This study focuses on the effect of plants on the biogeochemistry of sulfur species and the mobility of heavy metals in wetland sediments. Results showed that, in the presence of plants, sediments had elevated sulfate concentrations in the rhizosphere during the growing season, ranging from 0.2 to 6.20 mmol L-1, whereas only a small difference in the sulfate profiles between vegetated and non-vegetated sediments was observed during senescence. Based on the sulfate concentration increase, the oxygen release rate from the roots to achieve the corresponding oxidation of sulfide was estimated as 0.85 g m -2 day-1. Evapotranspiration-induced advection is a major contributor to the transport of sulfate from the water column into the sediments, and also allows dissolved trace metals (i.e. Cd, Pb, and Zn) to be transported into the sediments and react with the acid volatile sulfide pool, resulting in the immobilization of trace metals in these sediments.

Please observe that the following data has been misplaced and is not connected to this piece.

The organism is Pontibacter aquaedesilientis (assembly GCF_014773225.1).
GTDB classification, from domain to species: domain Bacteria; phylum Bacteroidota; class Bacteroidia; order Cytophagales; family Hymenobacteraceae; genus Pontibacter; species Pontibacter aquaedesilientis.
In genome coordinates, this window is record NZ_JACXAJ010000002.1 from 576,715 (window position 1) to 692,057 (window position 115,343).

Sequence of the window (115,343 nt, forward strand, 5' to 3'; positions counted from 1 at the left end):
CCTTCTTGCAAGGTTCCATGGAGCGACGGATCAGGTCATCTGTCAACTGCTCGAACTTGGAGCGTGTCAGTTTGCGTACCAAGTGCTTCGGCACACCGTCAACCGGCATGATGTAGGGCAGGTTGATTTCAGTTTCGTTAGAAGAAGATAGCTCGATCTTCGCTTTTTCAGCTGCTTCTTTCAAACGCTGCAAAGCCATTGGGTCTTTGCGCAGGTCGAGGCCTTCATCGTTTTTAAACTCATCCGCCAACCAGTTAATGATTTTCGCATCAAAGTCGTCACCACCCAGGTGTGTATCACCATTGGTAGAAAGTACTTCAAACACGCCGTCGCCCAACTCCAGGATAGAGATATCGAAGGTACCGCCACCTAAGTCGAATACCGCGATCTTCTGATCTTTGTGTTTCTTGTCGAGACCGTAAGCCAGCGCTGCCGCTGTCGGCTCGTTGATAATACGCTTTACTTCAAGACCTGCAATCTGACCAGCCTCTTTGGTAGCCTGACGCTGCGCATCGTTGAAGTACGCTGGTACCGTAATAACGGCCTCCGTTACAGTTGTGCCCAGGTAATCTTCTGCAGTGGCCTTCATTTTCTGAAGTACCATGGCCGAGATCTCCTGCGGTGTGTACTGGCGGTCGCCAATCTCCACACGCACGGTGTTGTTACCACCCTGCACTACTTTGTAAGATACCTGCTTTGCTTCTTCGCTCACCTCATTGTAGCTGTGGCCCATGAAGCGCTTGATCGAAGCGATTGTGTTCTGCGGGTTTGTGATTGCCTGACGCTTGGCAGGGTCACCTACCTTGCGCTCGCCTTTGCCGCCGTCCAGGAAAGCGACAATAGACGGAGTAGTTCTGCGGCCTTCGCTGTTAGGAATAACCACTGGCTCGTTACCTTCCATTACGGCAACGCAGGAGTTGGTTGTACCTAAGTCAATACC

|Original language||English (US)|
|Number of pages||8|
|State||Published - Mar 2006|
All Science Journal Classification (ASJC) codes
- Health, Toxicology and Mutagenesis
- Trace metals
- Wetland sediments